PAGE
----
Intracranial Calcified Extradural Hematoma about a Case


Introduction: Extradural hematoma is a common pathology in our department. The natural history of small-volume hematoma is usually towards resorption. In rare cases, the hematoma calcifies and compresses the brain. We report an extradural hematoma in a 15-year-old boy who had a road traffic accident on February 2011. The brain CT-scan performed the following day revealed a small right frontal extradural hematoma. During hospitalization, he had a fever of 40 degrees with convulsions and the blood culture isolated the coagulase-negative staphylococci and Group D streptococci. When his conscience was restored, hemiparesis and dysarthria were observed. The control brain CT-scan performed 2 weeks after the trauma showed early resorption of the hematoma. Two months after the trauma, the brain CT-scan showed calcification of the hematoma. He underwent surgery in April 2011 to remove the calcification. The sequels were hemiparesis and posttraumatic epilepsy. Conclusion: The evolution of a small non-operated extradural hematoma can be done towards calcification thus requiring surgery.

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Kanikomo, D. , Diallo, M. , Tokpa, A. , Sogoba, Y. , Koumaré, I. , Diarra, M. , Sogoba, B. , Diallo, O. , Dama, M. , Coulibaly, O. , Coulibaly, M. and Kanikomo, A. (2023) Intracranial Calcified Extradural Hematoma about a Case. Open Journal of Modern Neurosurgery, 13, 69-73. doi: 10.4236/ojmn.2023.132009.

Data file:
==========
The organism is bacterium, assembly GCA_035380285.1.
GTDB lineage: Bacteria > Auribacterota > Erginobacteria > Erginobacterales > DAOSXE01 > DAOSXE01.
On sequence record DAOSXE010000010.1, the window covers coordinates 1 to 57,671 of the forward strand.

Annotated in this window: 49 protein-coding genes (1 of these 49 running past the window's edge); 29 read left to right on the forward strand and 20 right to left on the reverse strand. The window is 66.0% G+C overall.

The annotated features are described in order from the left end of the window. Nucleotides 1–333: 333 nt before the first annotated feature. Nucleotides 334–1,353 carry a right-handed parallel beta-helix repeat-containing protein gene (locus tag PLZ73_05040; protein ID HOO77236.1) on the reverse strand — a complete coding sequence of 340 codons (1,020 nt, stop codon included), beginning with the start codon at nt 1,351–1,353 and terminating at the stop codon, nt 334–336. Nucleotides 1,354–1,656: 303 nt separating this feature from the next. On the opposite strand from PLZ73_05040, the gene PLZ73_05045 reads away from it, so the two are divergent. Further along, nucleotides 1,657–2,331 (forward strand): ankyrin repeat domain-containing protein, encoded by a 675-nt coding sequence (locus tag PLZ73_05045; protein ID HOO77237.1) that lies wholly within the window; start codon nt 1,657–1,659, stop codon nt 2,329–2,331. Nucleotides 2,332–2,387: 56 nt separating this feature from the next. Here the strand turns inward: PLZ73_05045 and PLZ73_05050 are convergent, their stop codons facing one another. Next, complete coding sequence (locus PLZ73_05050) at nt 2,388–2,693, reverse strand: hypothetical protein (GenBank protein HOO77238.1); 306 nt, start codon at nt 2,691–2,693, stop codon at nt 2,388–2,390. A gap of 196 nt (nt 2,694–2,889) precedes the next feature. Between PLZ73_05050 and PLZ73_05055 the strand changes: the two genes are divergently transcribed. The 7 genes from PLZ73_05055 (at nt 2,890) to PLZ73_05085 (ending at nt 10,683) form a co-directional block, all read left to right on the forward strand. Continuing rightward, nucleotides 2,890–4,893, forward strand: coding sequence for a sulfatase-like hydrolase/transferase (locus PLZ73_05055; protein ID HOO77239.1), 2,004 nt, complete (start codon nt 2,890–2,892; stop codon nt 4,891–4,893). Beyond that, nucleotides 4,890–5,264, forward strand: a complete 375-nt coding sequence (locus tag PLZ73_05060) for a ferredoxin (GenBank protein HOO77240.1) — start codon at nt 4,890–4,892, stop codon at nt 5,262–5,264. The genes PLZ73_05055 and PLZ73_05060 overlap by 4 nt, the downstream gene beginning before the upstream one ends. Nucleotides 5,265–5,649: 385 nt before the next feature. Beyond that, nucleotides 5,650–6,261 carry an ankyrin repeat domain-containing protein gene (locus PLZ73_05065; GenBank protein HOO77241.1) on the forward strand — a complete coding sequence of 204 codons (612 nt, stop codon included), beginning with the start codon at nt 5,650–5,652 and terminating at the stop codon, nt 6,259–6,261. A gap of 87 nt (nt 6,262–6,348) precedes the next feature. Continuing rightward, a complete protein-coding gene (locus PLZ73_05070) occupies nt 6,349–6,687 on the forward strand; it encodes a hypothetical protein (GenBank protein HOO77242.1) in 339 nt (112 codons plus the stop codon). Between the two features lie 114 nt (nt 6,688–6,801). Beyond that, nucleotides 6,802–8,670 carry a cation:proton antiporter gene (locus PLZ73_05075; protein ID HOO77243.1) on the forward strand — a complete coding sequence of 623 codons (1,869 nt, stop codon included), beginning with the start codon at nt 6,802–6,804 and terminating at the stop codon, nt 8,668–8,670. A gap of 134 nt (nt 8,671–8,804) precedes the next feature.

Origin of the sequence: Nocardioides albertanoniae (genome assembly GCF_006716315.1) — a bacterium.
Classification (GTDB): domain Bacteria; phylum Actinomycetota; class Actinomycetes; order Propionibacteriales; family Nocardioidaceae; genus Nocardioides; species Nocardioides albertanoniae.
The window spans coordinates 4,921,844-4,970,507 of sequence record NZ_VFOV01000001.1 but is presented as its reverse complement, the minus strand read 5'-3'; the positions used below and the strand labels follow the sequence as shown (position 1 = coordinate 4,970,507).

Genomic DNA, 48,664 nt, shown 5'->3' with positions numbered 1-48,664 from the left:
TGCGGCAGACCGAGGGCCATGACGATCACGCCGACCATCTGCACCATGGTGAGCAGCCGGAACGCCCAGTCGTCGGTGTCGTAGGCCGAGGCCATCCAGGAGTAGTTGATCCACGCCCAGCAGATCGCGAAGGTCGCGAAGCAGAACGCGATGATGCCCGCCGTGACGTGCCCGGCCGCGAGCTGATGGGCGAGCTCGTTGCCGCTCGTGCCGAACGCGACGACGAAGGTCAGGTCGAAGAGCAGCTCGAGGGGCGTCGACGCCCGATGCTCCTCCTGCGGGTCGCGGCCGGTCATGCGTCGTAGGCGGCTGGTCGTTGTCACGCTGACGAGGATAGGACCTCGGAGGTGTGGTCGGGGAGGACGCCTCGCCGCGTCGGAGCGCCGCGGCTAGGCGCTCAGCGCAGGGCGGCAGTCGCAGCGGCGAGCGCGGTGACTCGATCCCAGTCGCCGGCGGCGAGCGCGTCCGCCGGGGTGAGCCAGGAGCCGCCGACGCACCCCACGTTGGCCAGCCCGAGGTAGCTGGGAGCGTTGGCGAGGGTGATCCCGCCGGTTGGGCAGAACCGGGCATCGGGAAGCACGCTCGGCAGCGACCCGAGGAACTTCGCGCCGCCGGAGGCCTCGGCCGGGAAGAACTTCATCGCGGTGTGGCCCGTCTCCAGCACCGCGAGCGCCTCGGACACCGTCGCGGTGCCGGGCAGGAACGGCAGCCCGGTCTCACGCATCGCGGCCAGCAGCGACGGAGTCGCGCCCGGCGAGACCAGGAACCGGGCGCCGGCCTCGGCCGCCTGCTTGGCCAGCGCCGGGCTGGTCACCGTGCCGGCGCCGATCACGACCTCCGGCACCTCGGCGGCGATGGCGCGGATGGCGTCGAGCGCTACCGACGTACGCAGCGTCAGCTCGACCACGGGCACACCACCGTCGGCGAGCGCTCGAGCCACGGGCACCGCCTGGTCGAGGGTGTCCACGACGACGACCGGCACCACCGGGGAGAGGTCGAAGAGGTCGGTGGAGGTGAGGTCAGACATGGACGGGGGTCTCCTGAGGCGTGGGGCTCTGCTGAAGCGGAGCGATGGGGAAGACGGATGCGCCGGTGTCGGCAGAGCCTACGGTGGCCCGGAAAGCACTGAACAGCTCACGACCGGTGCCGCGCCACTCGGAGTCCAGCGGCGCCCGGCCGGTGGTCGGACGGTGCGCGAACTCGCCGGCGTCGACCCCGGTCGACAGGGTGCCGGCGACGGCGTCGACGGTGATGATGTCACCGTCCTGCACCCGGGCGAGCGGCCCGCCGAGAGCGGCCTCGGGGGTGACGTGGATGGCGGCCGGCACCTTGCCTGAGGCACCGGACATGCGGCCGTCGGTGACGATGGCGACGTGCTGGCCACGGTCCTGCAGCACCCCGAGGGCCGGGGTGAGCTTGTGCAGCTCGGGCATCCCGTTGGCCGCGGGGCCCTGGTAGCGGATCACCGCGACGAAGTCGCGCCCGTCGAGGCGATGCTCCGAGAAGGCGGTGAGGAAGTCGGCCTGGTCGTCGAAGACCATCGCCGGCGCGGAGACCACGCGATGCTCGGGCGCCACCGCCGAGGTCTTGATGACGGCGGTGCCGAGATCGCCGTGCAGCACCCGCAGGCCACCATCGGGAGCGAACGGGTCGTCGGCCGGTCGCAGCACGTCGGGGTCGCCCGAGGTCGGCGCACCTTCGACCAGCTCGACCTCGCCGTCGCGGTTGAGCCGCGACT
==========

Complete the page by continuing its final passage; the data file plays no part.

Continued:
1. Observation

A male student of 15-year-old was involved in a road traffic accident (motorcycle skid) on February 2011 in Sikasso, a region 369 km from Bamako. He was admitted to the regional hospital in a state of brain injury with loss of consciousness and trauma to the left thigh. On admission to the intensive care unit of the Gabriel Touré University Hospital, his Glasgow coma scale was evaluated at 7/15. The brain CT scan performed revealed a small right frontal extradural hematoma with no mass effect (Figure 1). View of the persistence of the loss of consciousness which lasted one week, he underwent a tracheotomy. The course was marked by the onset of a fever at 40 degrees during hospitalization associated with seizures. Blood culture isolated coagulase-negative staphylococcus and streptococcus from Group D. On regaining consciousness, hemiparesis and dysarthria were observed. A follow-up CT-scan three weeks after showed the beginning of hematoma resorption. In April 2011, because of seizures a control CT was performed and showed a calcification of the hematoma on the right frontal side (Figure 2). The patient was operated on for removing the calcification. A frontal bone flap allowed access to the calcification which was extracted. He also had a calcification on his left thigh. The course was favourable marked by a regression of the hemiparesis but persistence of the seizures.

Figure 1. Brain CT-scan without injection, showing small right frontal hematoma.